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Improvement of feedlot operations through statistical learning and business analytics tools
- Flores, Hector, Meneses, Cesar, Villalobos, J. Rene, Sanchez, Octavio
- Computers and electronics in agriculture 2017 v.143 pp. 273-285
- algorithms, business enterprises, case studies, cattle, data collection, decision making, feedlots, income, learning, markets, models, prediction, profit maximization, time series analysis, Mexico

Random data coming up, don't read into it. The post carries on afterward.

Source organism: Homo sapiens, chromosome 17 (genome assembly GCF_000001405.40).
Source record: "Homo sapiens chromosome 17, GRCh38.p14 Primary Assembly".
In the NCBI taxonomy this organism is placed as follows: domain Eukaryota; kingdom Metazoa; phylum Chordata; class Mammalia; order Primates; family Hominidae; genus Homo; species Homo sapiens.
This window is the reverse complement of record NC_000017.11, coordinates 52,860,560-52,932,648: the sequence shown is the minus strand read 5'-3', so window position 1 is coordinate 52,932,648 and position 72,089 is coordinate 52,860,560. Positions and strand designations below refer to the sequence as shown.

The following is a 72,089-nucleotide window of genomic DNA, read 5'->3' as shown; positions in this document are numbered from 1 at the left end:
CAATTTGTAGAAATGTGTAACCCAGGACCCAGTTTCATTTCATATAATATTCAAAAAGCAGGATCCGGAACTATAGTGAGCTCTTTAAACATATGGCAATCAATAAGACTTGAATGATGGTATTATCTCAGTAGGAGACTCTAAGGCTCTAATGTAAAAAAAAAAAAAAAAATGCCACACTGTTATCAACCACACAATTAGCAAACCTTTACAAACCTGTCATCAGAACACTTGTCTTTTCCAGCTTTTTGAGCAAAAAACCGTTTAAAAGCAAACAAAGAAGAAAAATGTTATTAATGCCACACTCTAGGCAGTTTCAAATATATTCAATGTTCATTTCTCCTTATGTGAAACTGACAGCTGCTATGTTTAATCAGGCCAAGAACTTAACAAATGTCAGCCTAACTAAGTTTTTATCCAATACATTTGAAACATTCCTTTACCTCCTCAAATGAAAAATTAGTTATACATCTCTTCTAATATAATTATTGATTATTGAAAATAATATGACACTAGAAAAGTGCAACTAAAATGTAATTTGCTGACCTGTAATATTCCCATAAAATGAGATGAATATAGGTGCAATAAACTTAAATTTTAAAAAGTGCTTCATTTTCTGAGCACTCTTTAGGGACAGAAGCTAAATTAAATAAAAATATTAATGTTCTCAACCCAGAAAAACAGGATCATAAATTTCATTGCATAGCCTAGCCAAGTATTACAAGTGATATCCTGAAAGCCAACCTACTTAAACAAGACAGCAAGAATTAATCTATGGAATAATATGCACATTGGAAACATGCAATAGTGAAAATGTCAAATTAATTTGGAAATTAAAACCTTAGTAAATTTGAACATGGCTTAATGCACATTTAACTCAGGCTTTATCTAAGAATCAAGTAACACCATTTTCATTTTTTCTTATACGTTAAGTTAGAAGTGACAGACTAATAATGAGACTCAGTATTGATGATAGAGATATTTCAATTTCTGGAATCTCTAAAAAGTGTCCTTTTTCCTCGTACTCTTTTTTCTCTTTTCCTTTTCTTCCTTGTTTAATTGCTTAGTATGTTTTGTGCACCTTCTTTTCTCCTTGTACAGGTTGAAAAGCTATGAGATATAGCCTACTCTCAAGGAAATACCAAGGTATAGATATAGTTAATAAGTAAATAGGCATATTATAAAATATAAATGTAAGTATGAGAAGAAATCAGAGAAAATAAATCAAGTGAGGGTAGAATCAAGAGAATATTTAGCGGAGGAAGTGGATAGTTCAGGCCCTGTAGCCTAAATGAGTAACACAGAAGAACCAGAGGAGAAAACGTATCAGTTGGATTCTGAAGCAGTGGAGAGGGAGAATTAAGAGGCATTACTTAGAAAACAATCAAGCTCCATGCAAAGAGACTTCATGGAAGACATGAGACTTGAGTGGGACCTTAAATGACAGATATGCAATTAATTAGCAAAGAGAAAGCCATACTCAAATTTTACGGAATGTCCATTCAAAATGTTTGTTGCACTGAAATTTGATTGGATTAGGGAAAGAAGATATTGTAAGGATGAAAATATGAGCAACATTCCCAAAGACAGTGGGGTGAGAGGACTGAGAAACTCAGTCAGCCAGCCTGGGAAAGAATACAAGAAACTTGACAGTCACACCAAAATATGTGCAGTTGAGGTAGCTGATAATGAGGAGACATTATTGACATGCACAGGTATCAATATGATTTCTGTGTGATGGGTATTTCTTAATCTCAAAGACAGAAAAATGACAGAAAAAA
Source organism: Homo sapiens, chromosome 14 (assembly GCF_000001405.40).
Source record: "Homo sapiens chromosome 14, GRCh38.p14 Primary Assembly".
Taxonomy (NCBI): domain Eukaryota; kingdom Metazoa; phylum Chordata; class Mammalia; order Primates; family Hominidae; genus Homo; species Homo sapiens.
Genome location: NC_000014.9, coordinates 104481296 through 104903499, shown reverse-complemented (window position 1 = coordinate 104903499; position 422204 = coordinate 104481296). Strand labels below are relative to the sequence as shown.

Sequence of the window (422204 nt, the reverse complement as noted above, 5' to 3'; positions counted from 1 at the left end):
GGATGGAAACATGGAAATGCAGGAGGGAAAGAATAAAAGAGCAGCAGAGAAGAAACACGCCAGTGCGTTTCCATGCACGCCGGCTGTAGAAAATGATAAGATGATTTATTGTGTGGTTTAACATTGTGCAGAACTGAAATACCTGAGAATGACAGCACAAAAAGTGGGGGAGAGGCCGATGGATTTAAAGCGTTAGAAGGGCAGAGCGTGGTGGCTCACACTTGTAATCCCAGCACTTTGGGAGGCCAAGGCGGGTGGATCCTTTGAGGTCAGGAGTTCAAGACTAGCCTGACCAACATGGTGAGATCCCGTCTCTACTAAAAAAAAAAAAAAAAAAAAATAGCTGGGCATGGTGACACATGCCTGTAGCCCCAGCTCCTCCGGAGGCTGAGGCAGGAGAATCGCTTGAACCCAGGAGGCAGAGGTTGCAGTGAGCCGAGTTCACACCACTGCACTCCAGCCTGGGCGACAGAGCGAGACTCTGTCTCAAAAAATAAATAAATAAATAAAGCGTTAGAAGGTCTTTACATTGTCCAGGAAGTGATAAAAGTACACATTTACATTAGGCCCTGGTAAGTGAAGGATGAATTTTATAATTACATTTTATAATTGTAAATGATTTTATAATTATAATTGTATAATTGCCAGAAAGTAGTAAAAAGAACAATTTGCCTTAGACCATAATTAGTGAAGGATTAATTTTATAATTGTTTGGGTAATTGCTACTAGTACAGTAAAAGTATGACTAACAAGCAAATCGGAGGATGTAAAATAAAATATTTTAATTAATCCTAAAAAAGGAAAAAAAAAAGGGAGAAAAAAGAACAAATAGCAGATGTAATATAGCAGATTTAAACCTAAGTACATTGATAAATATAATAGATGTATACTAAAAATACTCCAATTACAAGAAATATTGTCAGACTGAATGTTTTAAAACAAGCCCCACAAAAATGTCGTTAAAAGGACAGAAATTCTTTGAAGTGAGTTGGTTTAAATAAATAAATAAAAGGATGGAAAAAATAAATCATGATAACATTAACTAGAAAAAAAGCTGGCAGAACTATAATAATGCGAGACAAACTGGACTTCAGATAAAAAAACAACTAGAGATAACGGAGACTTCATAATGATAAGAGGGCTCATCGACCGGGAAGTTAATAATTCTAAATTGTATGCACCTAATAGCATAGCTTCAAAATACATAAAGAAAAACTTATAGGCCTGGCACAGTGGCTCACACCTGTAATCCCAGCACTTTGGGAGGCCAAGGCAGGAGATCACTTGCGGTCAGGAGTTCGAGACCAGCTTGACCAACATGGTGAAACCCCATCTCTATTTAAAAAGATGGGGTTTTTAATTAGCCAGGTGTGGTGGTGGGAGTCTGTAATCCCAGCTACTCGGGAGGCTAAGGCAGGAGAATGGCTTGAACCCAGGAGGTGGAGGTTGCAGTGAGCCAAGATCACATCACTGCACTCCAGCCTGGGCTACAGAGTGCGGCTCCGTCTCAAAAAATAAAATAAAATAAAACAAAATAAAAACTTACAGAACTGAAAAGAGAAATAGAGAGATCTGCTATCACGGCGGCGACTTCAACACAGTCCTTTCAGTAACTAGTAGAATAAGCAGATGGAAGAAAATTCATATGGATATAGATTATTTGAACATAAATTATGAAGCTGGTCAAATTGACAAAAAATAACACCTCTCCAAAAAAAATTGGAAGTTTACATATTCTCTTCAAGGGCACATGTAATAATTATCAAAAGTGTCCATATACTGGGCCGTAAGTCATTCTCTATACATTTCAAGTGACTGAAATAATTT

- A decision-support, modeling tool is developed that can project future cattle growth patterns in a feedlot based on a low dimensionality dataset available at the start of the feeding process. This work adapts the predictive performance of two well-known statistical machine modeling tools, gradient boosting and random forest regression, to predict future cattle growth. Time series analysis techniques are then used to create an ensemble method that further improves prediction accuracy from individual modeling outputs. Hierarchical clustering techniques are used to leverage projected growth patterns to increase group homogeneity when assigning cattle to different feeding pens. Finally, a profit maximization method is developed that estimates the optimal time each individual cattle should remain in the system under different revenue and cost estimates.The purpose of this work is to incentivize the implementation of modern statistical learning tools in cattle management operations, especially within low-to-mid scale operations that traditionally rely on the expertise of its workers and have limited cattle and process information. Access to ‘off-the-shelf’ statistical learning tools, requiring minimal user-interaction, not only enhances prediction accuracy but helps automate operational decisions. This results in higher process efficiencies and improved standardization practices, while also helping identify profit opportunities. Finally, integrating these components into a single operating framework allows the tool to adapt to changes in data characteristics, which is especially important within non-standardized processes. We show the application of this tool through a case study implementation on a mid-scale operation in the northwestern state of Sonora, Mexico. From our case-study results, it was found that the modeling tool can satisfactorily predict growth patterns based on a low-dimensional set. It also can also capture historic decision-making when segmenting cattle into homogenous groups during their feeding process. Furthermore, it can help identify profit opportunities when estimating optimal cattle system times under varying market conditions.